Decidedly Academic. Distinctively Christian.
Written by Chris Wilson, High School Teacher and Former Youth Pastor
The human experience is not what it was designed to be.
One of the primary claims of Genesis 1-3 is that God, this all-powerful, loving Creator, made humanity as the pinnacle of his creation, only to see His masterpiece subject itself, along with the rest of the created order, to futility.
As a result, we no longer experience life as God originally planned. Physically, our bodies age and fail. Over time, our bones become fragile and more susceptible to fractures. Our cells can become abnormal and divide at an uncontrollable rate. In addition to this, for many people, our brains become chemically unbalanced, which, along with a number of other causes, can lead to depression.
According to the IMS Health Report, more than 253 million prescriptions were written for antidepressants in the U.S. – a country of only 323 million people. In 2010 alone, Americans spent more than $11.6 billion on anti-depressants, and yet more than 34,000 people take their life by way of suicide each year. That’s 94 suicides per day – one person every 15 minutes. And for every “success,” there are more than 100 attempts.
Depression is a major concern in our country and an increasingly critical issue in our schools, as suicide has become the second-leading cause of death among teenagers in the United States.
Now I am not a doctor or any kind of expert on mental health. I do not have all the answers, nor am I qualified to speak to the pros and cons of various treatment options for depression. However, through my years of working with youth, I have come to believe, “a world that will be redeemed will be better than a world that was never fallen.” Not only will this reality be actualized on a cosmic scale, but I have confidence that it will ring true on an individual level as well.
As a high school teacher and former youth pastor, I have seen hope and beauty in the restoration that comes from being a part of a community of fellow broken people who have placed their trust in an entirely perfect God. I have seen countless students who have struggled with depression – many of whom turned to self harm and made attempts to end their lives – come to know the love that our Good Creator has towards His damaged creation through surrounding themselves with other students who see the Imago Dei in them.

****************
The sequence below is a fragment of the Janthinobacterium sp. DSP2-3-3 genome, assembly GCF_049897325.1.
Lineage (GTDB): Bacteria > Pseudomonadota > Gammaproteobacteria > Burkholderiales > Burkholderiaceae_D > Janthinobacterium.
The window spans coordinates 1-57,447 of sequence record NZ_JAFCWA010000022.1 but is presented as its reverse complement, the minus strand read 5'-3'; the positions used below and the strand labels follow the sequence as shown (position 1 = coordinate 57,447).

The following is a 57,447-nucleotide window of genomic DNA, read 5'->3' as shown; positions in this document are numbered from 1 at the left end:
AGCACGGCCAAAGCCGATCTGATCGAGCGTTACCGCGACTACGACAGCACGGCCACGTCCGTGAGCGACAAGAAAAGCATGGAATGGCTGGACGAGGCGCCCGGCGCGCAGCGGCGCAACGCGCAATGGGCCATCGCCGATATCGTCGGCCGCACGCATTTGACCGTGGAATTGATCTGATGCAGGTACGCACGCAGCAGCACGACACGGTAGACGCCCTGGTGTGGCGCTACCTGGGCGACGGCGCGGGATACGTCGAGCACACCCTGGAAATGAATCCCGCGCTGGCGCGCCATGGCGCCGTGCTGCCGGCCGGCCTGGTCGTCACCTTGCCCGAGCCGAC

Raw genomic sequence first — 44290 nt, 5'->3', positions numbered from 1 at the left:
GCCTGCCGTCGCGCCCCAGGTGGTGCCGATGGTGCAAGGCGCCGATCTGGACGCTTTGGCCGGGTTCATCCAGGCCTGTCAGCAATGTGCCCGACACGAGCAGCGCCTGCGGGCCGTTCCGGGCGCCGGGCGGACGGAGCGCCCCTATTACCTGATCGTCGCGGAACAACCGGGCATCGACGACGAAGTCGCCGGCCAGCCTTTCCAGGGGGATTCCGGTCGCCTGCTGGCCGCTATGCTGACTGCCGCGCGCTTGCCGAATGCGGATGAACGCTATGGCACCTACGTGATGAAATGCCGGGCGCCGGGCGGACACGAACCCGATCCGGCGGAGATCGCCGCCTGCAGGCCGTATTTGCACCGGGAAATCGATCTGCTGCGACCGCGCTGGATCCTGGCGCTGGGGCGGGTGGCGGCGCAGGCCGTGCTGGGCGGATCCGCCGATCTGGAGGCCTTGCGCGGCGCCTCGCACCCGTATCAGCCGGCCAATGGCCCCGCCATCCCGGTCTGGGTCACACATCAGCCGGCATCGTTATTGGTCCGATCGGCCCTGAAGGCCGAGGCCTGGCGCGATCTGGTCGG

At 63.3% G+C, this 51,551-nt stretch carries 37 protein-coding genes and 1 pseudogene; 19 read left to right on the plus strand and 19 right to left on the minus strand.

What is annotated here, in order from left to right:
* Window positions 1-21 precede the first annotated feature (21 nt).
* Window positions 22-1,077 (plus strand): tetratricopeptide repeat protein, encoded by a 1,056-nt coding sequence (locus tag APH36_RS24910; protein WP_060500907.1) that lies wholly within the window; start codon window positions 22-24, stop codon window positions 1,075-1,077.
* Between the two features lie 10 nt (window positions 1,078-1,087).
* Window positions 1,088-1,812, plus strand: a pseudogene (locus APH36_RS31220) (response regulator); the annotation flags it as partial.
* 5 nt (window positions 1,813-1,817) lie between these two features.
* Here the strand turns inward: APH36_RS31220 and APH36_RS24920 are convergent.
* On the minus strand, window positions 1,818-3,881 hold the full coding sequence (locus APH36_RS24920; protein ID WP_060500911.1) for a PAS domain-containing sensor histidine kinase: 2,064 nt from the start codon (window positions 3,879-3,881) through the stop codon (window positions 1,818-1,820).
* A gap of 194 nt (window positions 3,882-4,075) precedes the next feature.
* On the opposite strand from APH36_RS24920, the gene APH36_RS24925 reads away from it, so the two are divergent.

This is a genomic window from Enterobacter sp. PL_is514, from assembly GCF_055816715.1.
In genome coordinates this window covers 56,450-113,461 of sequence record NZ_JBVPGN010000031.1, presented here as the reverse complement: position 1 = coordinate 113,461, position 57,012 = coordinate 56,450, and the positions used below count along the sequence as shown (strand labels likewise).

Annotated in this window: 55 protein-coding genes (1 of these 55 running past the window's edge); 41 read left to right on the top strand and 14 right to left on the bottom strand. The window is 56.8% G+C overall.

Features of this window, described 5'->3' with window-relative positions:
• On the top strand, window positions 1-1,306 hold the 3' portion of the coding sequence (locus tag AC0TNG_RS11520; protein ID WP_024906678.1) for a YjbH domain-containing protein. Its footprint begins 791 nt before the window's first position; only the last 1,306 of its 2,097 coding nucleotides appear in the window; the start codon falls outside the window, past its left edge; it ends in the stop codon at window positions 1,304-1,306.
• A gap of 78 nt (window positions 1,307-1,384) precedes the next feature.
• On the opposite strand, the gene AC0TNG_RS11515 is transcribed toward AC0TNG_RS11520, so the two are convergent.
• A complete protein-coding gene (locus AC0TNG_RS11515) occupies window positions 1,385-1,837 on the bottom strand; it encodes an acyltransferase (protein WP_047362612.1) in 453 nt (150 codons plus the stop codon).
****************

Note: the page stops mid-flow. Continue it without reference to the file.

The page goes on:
Within the community of God’s people, I have seen students come to realize that through God’s perfect gift of Jesus’ sacrifice on the cross, we are not only offered salvation, but also the hope of the world that is to come. Even in His immediate response to Adam and Eve’s rebellion, God put forth a plan for a Redeemer to come and establish order once again by drawing all things back to Himself. In the meantime, as we eagerly anticipate Jesus’ return, when He will make all things new, we are able to be restored through the community of God, knowing that His grace is sufficient and that His power is made perfect in our weakness.
For those who struggle with depression and other physical or mental set backs, there is no promise in Scripture that being a part of the Body of Christ will heal any and all ailments on this side of redemption. But Jesus did say that He came in order that we might have life and have it to the full, not only in the life that is to come, but in the here and now as well. However, this life that Jesus offers, the human experience as it was designed to be, is only found through Jesus-centered community. Through this fellowship and Jesus’ work on the cross, we are able to be in right relationship with God, with others, and also with ourselves. And despite the trials and hardships that we endure in this life, we will one day stand and see, that “a world that will be redeemed will be better than a world that was never fallen.”
 Romans 8:19-21
 This paragraph was heavily influenced by Chapter 1 of My Name is Hope by John Mark Comer
 Centers for Disease Control and Prevention, 2014
 Genesis 3:15
 Revelation 21:1-5
 2 Corinthians 12:9
 John 10:10